HAProxy Exposed to Critical HTTP Request Smuggling Attack
Open-source load balancer and proxy server HAProxy has been discovered to have a new security vulnerability. This issue enables attackers to smuggle HTTP requests, which results in the ability to access sensitive data and conduct arbitrary commands.
Open-source load balancer and proxy server HAProxy have been discovered to have a new security vulnerability. This issue enables attackers to smuggle HTTP requests, which results in the ability to access sensitive data and conduct arbitrary commands, potentially exposing several avenues of attack, according to The Hacker News. CVE-2021-40346, listed as severity level 8.6 on the CVSS rating system, has been patched in HAProxy versions 2.0.25, 2.2.17, 2.3.14, and 2.4.4.
Cybersecurity researchers from JFrog Security note in a report "The attack was made possible by utilizing an integer overflow vulnerability that allowed reaching an unexpected state in HAProxy while parsing an HTTP request — specifically — in the logic that deals with Content-Length headers,"
Attackers trick a website's request processing system into parsing code sent in HTTP requests from multiple users. In addition to the more common name of HTTP desynchronization, this technique makes use of different parsing rules being applied to requests sent from the sender by the front-end server and the back-end server.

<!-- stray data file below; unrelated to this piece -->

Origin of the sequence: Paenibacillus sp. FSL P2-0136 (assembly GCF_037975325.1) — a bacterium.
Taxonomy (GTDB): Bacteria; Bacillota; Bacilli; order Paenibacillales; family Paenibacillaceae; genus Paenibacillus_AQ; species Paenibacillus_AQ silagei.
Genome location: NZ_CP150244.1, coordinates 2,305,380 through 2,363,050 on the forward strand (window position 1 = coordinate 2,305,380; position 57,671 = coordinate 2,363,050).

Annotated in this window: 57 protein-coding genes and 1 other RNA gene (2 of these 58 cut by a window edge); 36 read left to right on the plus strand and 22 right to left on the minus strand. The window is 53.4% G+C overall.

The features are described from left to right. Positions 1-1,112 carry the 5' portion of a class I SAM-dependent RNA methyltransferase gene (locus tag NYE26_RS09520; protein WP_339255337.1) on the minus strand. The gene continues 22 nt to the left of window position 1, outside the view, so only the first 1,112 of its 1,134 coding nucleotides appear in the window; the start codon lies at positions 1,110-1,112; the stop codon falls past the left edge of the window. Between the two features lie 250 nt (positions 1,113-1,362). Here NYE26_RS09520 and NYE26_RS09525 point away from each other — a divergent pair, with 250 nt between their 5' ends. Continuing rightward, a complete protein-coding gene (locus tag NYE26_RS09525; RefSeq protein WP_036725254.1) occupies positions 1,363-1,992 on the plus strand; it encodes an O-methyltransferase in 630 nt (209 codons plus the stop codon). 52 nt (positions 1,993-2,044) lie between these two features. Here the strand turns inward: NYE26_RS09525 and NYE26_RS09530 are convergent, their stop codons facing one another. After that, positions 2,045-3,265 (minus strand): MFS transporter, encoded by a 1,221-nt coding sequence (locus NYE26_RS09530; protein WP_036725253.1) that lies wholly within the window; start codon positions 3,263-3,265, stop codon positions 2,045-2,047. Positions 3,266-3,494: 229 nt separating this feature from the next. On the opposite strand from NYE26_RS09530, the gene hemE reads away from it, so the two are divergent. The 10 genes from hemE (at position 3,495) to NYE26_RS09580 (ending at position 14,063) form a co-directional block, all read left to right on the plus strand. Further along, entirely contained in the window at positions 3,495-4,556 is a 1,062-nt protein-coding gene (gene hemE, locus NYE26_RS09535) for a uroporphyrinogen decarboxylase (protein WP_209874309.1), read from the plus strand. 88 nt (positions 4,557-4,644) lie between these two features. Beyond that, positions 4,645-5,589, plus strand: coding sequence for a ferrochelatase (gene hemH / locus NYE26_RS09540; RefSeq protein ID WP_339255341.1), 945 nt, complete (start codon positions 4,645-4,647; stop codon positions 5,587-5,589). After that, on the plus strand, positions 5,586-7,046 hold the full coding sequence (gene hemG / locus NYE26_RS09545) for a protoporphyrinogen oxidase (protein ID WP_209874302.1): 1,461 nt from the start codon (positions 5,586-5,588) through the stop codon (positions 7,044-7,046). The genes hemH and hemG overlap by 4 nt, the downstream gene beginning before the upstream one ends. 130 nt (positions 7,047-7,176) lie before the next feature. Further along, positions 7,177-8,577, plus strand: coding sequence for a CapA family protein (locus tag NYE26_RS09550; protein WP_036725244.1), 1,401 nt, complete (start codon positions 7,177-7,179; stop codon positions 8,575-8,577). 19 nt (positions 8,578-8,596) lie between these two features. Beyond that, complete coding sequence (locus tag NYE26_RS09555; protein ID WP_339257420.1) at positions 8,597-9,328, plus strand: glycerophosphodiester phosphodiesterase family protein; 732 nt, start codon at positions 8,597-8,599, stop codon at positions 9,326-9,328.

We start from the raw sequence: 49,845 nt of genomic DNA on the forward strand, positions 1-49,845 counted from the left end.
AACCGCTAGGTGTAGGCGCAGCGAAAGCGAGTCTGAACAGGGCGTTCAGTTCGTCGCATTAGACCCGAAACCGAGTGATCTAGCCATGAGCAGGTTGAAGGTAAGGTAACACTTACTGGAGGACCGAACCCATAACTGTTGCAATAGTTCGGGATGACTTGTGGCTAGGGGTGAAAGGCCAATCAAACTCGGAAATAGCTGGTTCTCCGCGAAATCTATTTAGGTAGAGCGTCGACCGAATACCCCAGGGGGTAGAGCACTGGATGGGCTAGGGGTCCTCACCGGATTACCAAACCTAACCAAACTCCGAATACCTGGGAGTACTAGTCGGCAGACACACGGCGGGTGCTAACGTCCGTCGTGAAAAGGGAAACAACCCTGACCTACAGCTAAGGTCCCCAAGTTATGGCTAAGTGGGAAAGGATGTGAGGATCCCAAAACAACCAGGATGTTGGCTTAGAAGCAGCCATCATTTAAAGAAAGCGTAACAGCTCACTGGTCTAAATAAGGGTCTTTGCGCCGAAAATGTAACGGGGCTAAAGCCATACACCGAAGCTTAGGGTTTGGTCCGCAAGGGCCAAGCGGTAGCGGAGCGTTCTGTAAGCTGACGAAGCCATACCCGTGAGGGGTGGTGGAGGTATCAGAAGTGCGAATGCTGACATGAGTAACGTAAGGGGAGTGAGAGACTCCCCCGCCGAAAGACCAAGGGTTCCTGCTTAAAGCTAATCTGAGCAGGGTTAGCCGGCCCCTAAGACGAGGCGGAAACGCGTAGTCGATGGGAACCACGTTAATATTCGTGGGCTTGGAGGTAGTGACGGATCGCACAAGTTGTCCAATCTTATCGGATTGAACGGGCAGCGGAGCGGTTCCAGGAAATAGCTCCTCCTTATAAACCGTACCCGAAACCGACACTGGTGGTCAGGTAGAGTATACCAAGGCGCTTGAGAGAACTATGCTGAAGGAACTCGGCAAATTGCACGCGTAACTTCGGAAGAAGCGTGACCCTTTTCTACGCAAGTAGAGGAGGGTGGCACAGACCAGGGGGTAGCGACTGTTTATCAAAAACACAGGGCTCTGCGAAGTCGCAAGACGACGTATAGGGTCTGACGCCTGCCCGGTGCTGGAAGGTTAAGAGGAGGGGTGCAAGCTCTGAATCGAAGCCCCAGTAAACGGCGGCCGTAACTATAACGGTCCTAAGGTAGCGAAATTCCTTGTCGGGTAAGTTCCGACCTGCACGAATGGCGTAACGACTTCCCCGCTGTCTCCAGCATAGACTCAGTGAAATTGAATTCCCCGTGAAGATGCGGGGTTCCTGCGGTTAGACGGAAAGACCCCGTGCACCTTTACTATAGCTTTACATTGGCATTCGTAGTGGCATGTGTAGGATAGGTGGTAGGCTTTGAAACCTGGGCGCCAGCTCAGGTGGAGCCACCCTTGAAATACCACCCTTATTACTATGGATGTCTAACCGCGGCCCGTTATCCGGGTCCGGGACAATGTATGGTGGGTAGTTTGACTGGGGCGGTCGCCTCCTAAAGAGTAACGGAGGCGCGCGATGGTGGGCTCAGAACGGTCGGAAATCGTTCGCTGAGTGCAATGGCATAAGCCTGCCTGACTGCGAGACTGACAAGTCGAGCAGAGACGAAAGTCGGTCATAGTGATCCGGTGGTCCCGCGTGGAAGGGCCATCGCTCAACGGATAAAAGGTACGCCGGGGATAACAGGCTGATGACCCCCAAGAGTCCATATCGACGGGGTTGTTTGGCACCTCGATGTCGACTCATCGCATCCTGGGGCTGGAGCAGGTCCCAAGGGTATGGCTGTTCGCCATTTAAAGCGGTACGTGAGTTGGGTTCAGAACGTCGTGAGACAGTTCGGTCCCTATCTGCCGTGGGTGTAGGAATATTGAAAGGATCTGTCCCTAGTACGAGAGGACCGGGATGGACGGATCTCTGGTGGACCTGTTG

Hackers can use this vulnerability to insert malicious content
A front-end server is a reverse proxy or load balancer that typically acts as a single connection between inbound HTTP requests and the website's back-end servers. A failure to do so could result in malicious content being inserted into the beginning of a new request due to incorrect processing at both ends.
As a result of a shortcoming in how the front-end and back-end servers handle the Content-Length and Transfer-Encoding headers to figure out the start and end of each request, the malicious content at the end of a rogue HTTP request may be incorrectly calculated and so remain unprocessed by one server, while being prefixed to the front of the next inbound request in the chain.
An attack of this vulnerability could potentially allow hackers to overcome HTTP request smuggling rules that are specified by HAProxy (which is the purpose of an access control list, or ACL).